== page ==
Recently, 3 of us attended the American Medical Writers Association (AMWA) conference in Memphis, TN. In between visits to Graceland and tastes of bourbon, we shared our tips and tricks for creating stellar online health content with an enthusiastic audience of writers, content managers, and clinicians. It was great to hear about the efforts they’re making to help patients and providers — and, well, everyone — access the information they need to be healthy.
We also participated in sessions that ranged from a hands-on lesson in advanced Google techniques for content creation by @rachelmeyer1 to a heartfelt and scientifically grounded lecture on the neurobiology of storytelling by @GeoffKaneMDMPH.
In particular, I’m excited to apply these lessons learned in my ongoing work as a writer and editor:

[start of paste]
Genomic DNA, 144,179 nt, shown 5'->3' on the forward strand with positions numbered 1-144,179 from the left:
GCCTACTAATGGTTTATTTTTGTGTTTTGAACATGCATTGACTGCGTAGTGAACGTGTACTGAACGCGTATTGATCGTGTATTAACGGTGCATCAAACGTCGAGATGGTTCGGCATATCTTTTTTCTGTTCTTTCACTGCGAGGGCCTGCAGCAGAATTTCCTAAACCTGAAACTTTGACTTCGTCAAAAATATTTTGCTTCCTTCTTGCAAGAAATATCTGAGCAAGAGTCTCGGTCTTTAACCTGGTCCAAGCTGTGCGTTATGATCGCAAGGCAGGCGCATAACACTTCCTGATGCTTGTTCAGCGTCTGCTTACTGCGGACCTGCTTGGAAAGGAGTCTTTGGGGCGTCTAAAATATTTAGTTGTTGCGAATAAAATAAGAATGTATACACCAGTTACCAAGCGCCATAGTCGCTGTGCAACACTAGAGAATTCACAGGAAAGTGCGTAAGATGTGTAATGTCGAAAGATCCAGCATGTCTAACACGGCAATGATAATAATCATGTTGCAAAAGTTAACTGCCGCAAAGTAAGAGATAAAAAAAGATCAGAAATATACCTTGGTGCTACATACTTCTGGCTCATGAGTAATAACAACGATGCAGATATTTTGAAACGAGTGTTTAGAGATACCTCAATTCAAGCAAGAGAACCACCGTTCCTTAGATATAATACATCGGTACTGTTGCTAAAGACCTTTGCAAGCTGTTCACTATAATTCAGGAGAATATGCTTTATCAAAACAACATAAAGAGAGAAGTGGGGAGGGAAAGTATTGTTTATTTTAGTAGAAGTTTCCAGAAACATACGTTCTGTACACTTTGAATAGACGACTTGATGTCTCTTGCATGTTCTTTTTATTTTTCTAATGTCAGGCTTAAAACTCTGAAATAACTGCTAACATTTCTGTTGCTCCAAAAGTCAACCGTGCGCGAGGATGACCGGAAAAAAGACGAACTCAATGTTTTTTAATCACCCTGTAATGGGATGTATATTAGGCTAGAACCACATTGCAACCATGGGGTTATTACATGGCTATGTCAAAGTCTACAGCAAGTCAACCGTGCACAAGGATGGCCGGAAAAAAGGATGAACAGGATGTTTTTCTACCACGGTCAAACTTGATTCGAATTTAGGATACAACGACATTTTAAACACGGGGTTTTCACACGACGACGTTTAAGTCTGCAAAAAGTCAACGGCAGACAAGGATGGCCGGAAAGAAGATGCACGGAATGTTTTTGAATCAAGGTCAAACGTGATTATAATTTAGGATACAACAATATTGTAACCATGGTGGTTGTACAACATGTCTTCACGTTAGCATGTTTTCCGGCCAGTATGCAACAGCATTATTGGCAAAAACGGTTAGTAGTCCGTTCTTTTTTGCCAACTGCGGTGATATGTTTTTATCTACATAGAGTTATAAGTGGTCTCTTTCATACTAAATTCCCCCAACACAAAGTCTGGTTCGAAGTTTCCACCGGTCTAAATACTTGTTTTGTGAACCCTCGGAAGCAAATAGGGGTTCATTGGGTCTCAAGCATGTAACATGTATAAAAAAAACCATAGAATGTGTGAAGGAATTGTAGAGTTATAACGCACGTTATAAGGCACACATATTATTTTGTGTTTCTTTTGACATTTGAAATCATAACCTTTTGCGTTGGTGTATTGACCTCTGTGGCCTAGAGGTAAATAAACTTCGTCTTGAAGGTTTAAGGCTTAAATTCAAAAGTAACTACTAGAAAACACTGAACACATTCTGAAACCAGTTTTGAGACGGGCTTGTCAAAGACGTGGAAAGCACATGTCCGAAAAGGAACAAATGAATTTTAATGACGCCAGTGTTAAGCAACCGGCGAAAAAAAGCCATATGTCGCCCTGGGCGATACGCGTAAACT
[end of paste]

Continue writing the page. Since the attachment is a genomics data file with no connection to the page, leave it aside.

- From @healthwise, plain language is the best (obviously!) for communicating health and wellness information. But there are exceptions to every rule. For example, although I love a bulleted list as much as anyone, it may not be the best tool for writing content about tough mental health subjects like depression. A softer touch (using more narrative paragraphs instead of lists) might work better.
- The language of sex and gender is still in flux, and change is (ever so slowly) progressing. More states than ever are starting to ask questions related to sexual identity on the Behavioral Risk Factor Surveillance System surveys. And organizations from clinician offices to federal agencies are adjusting data collection about these potentially sensitive and nuanced personal attributes.
- From @EnvisionPharma, we were reminded that an editor’s job isn’t to make revisions for the sake of making revisions — the goal is to improve content in collaboration with the original author.
Next year’s AMWA conference will be held in San Antonio, TX. River Walk, Alamo, and plain language, anyone?